North central Turkey is well represented in these volumes. Dominique Kassab-Tezgör gives a concise review of archaeological research along Turkey’s Black Sea coast. Claire Barat reconstructs the culture history of Paphlagonia, including the central Black Sea coast, from the Hittite (LBA) through the Roman period, based on often fragmentary archaeological and textual evidence. Survey work in the Zile district in Tokat province is described by Mehmet Özsait and Nesrin Özsait; periods represented are MB, LB, Iron Age, and Hellenistic-Roman. Nearby, at Sulusaray / Tokat, Markus Kohl started a survey only in 2009 and so reports especially on future plans. Pompeiopolis, an important Paphlagonian city of the Roman period, is discussed by Latife Summerer and Alexander von Kienlin. Founded by Pompey in 65/64 BC and inhabited until the later 7th century, the site has been under investigation since 2006. Geomagnetic prospecting at Pompeiopolis has revealed generous sections of the city plan; research projects include testing the geoprospecting results through excavation, and searching for the earliest habitation and for later Byzantine settlements in the region. From Hadrianopolis, a Roman city in west Paphlagonia, a group of 43 inscriptions is (with one exception, a new find) republished by Eva Christof and Ergün Laflı.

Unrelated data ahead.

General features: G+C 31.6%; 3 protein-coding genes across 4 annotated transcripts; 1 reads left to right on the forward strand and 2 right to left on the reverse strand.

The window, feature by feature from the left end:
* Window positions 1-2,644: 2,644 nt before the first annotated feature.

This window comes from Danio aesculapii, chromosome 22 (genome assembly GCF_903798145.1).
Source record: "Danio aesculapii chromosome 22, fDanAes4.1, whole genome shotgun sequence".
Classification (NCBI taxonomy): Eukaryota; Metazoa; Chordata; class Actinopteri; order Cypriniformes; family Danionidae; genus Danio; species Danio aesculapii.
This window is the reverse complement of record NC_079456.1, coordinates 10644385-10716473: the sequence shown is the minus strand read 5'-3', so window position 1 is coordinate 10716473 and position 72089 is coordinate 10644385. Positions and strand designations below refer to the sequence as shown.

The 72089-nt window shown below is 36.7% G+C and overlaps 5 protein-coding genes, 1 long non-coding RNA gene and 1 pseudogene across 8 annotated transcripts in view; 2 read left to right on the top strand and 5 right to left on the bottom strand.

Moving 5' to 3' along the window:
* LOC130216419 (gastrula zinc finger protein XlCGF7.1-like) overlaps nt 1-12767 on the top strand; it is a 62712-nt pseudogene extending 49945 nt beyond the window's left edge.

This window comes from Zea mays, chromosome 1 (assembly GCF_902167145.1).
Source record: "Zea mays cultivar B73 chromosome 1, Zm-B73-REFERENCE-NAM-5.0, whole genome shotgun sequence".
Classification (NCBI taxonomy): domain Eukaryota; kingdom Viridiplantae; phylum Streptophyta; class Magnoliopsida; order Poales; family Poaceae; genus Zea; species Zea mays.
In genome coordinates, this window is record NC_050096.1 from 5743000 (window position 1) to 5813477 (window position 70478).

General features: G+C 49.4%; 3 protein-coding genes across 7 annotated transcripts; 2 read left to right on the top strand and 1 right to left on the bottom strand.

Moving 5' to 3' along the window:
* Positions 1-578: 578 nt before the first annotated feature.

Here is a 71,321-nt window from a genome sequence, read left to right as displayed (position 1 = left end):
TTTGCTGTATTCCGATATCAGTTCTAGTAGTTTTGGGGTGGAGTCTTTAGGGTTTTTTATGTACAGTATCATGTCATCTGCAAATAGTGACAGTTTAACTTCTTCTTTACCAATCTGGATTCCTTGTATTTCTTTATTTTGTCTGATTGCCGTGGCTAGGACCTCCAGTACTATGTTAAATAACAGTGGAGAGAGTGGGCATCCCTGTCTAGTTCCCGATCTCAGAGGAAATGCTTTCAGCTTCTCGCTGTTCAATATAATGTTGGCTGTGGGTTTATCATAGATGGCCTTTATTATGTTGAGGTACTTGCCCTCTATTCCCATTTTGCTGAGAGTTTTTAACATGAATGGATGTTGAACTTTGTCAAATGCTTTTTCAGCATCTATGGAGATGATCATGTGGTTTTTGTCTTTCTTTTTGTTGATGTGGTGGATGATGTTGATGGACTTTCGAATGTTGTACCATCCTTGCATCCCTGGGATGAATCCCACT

Discussions of sites and settlements from western Turkey rely more heavily on textual evidence than do those treating central Anatolia, even if archaeological evidence is frequently utilized. As Emmanuelle Goussé did for Cilicia, Alexander Avram checks personal names in inscriptions such as tombstones to see which ethnic groups were living in Thrace. Migrant Paphlagonians and Bithynians are of particular interest. Mustafa Hamdi Sayar offers an overview of Thracian cities and harbors; as for his paper on Cilicia, references are lacking. A quite specific text-based study of the city of Byzantium ca. 300 BC, as it faced wars with the Thracians and Celts amidst the activities of Lysimachos, is presented by Adrian George Dumitru. A short survey of archaeological investigations of sites in the area of the Straits – the Bosporus, Sea of Marmara, and Dardanelles – comes from Franck Préteux. Just to the south, Gilles Courtieu engagingly addresses a minor problem, the identification of an Asklepieion founded in the Troad by Lysimachos. Mentioned by Strabo, the site was located in the mid 19th century by Pierre de Tchihatcheff, a “Russo-Parisian explorer, an adventurer worthy of Jules Verne.” Courtieu ties together textual information, surviving ruins, and epigraphy to provide an answer.